Facebook, Amazon and Google Have a 2020 Problem
WASHINGTON — Sen. Elizabeth Warren (D-MA) rolled out the most ambitious policy plan of her presidential campaign — and arguably of any 2020 candidate — when she called for breaking up of the nation’s three tech giants: Facebook, Amazon and Google.
Amazon’s e-commerce sales made up almost half of all U.S. online spending last year. A staggering 70 percent of Internet traffic flowed through websites controlled by Facebook or Google. More than 67 percent of digital advertising revenues in 2018 went to Google, Facebook and Amazon. “Today’s big tech companies have too much power — too much power over our economy, our society and our democracy,” Warren wrote in a Medium post. “They’ve bulldozed competition, used our private information for profit and tilted the playing field against everyone else. And in the process, they have hurt small businesses and stifled innovation.”
In other words, these companies are monopolies. And like Standard Oil in the early 20th century and Microsoft two decades ago, Warren says, they need to be shrunk in size. (Facebook briefly took down ads on its platform bought by Warren’s campaign to promote her plan, citing a violation of company guidelines, but later backtracked.)
After years of neglect, the issues of antitrust and anti-monopoly are undergoing a renaissance. Warren is not the only 2020 contender to weigh in. Sen. Amy Klobuchar (D-MN), the top Democrat on the Senate antitrust subcommittee, has said America has “a major monopoly problem,” connecting the rise in drug prices and the recent tech privacy scandals to industry consolidation. Sen. Bernie Sanders (I-VT) is running for president once again on a platform that includes breaking up the nation’s largest banks.
Rolling Stone can report that Warren, Klobuchar, former Secretary of Housing and Urban Development Julián Castro, Rep. Tim Ryan (D-OH) and ex-Congressman John Delaney will appear on Saturday, March 30th, at the Heartland Forum in Storm Lake, Iowa, to discuss America’s monopoly problem and other rural issues and offer solutions. (Every declared and likely Democratic candidate was invited, a spokesman for the event says.)
The event is sponsored by Open Markets Institute Action, HuffPost, the Storm Lake Times and the Iowa Farmers Union. Art Cullen, the Storm Lake Times’ Pulitzer Prize-winning columnist, will moderate, with questions from HuffPost journalists.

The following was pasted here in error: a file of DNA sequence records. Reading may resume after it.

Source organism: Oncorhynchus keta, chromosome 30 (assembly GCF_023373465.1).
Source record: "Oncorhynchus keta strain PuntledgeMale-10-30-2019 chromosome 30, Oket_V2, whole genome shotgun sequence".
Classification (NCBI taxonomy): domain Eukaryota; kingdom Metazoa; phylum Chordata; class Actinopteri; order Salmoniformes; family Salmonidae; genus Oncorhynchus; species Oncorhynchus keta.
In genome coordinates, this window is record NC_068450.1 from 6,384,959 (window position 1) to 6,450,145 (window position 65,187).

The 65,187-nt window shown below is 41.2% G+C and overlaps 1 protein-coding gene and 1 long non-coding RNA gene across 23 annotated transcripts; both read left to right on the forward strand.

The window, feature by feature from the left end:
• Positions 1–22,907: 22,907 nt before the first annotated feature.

The driving force behind the event — and perhaps the larger resurgence in public understanding and desire for action around antitrust and monopolies — is Barry Lynn, the 57-year-old founder and director of the Open Markets Institute. For more than two decades, Lynn, the author of two books about America’s antitrust problem and the rise of monopolization, has been a lonely but powerful voice warning about the perils of the concentration of economic and political power. Vox called Lynn the “primary intellectual mover” behind renewed interest in antitrust policy. The New York Times reported that it’s “difficult to overstate” Lynn’s influence on these issues.
“I sometimes think of him like Captain America, frozen in a block of ice after World War II and returning to do battle with the values and rhetoric of another generation,” says Tim Wu, a Columbia law professor and most recently the author of The Curse of Bigness: Antitrust in the New Gilded Age. “He drives a lot of people crazy — often Democrats as much as Republicans — but I’d say he has created a lot of room for a much fuller debate than the pre-Lynn days. He has single-handedly widened the Overton window.”
Lynn’s outspokenness about the perils of mega-companies such as Google and Facebook hasn’t gone unnoticed. In 2017, Lynn and his small team were forced out of the center-left New America Foundation think tank after Lynn praised the European Union for slapping Google with a $2.7 billion fine for violating EU antitrust rules. Lynn said the think tank — which had received more than $20 million from Google — had caved to pressure from one of its biggest funders. (New America denied that Google influenced the decision, claiming that Lynn’s “repeated refusal to adhere to New America’s standards of openness and institutional collegiality meant that we could no longer work together as part of the same institution.”)
More recently, Facebook enlisted a Republican oppo research firm to target George Soros, a prominent critic of the company, and any ties he had to Freedom From Facebook, an offshoot of Open Markets that staged protests at Facebook’s yearly shareholder meeting and filed a complaint about the company with the Federal Trade Commission. (An OMI spokesman says Soros has never had any connection to Freedom From Facebook.)
Lynn and the rest of the Open Markets team operate out of a cramped WeWork office a few blocks from the White House. (They joke about when the day will come that they’ll have to scrutinize their own building manager.) The organization investigates monopolization and market consolidation in dozens of sectors across the economy, from farming and beer to home improvement stores, baby formula and porn websites. (According to OMI, Luxembourg-based MindGeek controls 70 percent of the U.S. online porn business.) It files friend-of-the-court briefs and complaints with federal regulators, organizes conferences and publishes op-eds and stories at a rapid clip.
The group has been critical of both the Obama and Trump administrations. A recent New York Times op-ed by two OMI staffers slammed the Justice Department’s current head of antitrust, Makan Delrahim, as a “champion” and “friend” of big tech. Lynn and his team have conducted dozens of briefings for members of Congress and Hill staffers on both sides of the aisle.